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posts, what is unacceptable travel for those felt appropriate in the

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civil service regime that they can travel? A lot of the workforce, the

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bulk of whom are located in Coleraine, many work in part time

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hours so therefore a reasonable travel distance will not be that

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great for quite a lot of these employees. I believe we have to be

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creative, myself and my executive colleagues in looking not at what

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staff can be deployed to but at the work which can be redeployed to

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staff. Can I ask what lessons can be learned? Well, I think it says a lot

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about what weight Westminster puts on what happens here in the North,

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about what weight they put on us as a devolved institution, when our

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about what weight they put on us as Minister. We were

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about what weight they put on us as decision would be taken at the

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highest political level. The Environment Minister making very

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clear his annoyance at last week's DVA job losses. The Regional

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Development Minister faced questions today, and proceedings were

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dominated by the A5?Londonderry to Aughnacloy. Sinn Fein's Declan

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McAleer asked the minister for an update. There are four reports in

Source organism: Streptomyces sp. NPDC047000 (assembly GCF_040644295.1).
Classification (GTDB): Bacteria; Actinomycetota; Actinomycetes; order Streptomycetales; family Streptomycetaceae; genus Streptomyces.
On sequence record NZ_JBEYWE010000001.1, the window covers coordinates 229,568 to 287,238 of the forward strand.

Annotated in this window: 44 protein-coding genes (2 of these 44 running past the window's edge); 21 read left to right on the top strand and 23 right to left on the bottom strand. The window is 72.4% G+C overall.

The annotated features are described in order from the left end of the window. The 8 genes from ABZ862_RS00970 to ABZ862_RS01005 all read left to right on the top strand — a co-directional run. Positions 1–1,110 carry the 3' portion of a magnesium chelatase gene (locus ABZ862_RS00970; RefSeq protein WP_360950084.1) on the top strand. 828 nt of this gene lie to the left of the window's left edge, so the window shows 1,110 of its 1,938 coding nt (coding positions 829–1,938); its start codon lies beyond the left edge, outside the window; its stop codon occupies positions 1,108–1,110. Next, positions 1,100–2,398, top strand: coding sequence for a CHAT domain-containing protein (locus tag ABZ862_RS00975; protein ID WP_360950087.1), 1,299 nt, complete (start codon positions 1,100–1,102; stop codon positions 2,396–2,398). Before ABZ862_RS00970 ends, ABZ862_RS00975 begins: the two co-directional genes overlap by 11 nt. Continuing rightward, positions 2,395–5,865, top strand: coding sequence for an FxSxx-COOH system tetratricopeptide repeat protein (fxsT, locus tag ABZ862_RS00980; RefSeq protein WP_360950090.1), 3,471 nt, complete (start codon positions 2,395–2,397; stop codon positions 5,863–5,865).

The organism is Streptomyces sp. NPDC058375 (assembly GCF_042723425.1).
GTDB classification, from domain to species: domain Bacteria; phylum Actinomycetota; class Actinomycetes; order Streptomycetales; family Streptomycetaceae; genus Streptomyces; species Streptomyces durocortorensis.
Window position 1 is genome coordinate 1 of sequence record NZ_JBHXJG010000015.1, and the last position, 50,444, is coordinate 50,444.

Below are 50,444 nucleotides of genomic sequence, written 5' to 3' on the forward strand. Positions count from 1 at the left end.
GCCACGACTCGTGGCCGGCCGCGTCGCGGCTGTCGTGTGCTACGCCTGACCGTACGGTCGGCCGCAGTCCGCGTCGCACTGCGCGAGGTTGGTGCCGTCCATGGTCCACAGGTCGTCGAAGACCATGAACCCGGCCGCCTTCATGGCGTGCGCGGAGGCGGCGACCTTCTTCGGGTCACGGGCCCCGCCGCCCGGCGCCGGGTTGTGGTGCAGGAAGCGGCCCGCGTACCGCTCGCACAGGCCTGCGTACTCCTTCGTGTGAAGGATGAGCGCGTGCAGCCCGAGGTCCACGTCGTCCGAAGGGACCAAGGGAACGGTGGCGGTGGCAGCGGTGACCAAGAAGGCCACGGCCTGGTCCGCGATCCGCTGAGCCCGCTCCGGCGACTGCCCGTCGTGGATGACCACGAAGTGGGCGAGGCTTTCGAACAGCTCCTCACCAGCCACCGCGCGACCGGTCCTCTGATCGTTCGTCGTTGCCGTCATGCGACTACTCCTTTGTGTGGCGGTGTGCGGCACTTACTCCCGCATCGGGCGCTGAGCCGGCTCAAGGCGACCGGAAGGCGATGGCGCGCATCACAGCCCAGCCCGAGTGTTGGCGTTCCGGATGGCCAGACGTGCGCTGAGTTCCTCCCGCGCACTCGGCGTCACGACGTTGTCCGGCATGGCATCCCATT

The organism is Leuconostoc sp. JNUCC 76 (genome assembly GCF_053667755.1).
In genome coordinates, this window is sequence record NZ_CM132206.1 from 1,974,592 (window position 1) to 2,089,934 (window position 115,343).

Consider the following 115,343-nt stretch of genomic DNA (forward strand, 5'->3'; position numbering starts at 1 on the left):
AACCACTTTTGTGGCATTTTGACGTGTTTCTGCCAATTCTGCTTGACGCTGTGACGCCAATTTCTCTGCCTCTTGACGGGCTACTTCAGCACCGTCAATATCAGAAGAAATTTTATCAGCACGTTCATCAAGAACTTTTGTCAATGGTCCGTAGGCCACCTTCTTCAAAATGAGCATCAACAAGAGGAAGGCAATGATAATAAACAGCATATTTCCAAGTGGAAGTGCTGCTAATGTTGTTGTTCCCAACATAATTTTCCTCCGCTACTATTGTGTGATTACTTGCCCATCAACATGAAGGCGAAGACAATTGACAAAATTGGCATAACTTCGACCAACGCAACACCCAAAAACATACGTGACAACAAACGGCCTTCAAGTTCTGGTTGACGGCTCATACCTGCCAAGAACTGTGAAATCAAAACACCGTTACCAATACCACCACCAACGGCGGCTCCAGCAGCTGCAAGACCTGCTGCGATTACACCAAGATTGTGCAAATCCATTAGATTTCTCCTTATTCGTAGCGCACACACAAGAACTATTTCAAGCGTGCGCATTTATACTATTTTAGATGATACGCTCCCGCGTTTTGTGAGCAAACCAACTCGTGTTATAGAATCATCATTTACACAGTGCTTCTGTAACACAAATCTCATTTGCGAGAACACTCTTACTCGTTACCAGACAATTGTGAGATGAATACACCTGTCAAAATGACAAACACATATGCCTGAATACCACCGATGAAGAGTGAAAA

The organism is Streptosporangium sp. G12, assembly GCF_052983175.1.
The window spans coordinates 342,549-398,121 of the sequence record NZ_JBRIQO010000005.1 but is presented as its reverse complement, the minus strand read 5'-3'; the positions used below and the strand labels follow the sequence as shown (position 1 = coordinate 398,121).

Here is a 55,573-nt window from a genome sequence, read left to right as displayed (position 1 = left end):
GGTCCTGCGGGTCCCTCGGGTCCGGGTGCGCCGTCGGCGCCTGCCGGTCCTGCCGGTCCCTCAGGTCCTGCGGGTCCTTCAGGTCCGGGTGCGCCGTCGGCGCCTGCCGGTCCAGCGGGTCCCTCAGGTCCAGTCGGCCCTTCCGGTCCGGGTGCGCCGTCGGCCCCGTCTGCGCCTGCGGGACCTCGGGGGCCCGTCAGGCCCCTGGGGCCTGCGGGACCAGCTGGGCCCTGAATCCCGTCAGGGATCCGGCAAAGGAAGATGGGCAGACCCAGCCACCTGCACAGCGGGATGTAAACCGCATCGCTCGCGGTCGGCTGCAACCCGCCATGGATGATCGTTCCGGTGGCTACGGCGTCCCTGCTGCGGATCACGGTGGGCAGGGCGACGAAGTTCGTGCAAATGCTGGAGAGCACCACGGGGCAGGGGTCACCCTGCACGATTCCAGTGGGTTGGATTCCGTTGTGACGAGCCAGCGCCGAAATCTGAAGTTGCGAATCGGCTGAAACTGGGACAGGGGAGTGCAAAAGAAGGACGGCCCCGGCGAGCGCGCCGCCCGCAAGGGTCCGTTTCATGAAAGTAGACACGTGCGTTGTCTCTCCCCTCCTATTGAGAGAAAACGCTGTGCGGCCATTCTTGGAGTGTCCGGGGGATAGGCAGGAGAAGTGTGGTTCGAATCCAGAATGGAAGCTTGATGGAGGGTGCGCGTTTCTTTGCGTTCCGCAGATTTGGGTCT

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total dealing with nine different environmentally sensitive sites.

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These reports will be the subject of a consultation exercise, expected to

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be completed in 2014. A review of the matter is completed in the

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environmental statement is ongoing, and will lead to the publishing of

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an updated environmental statement which will also require a public

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consultation exercise. A direction order will also be reviewed and

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published at the same time, as part of this process. While I would

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emphasise that I cannot in anyway pre-empt the outcome of a public

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consultation exercise, an outline programme has been developed. Can he

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give any reassurance that the department is so committed that this

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project will not fall by default? I am grateful for his supplementary.

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The member will know that the executive remains omitted to this

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scheme, and indeed, the department continues to carry out all necessary

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work. I did indicate that I cannot in any way pre-empt the outcome of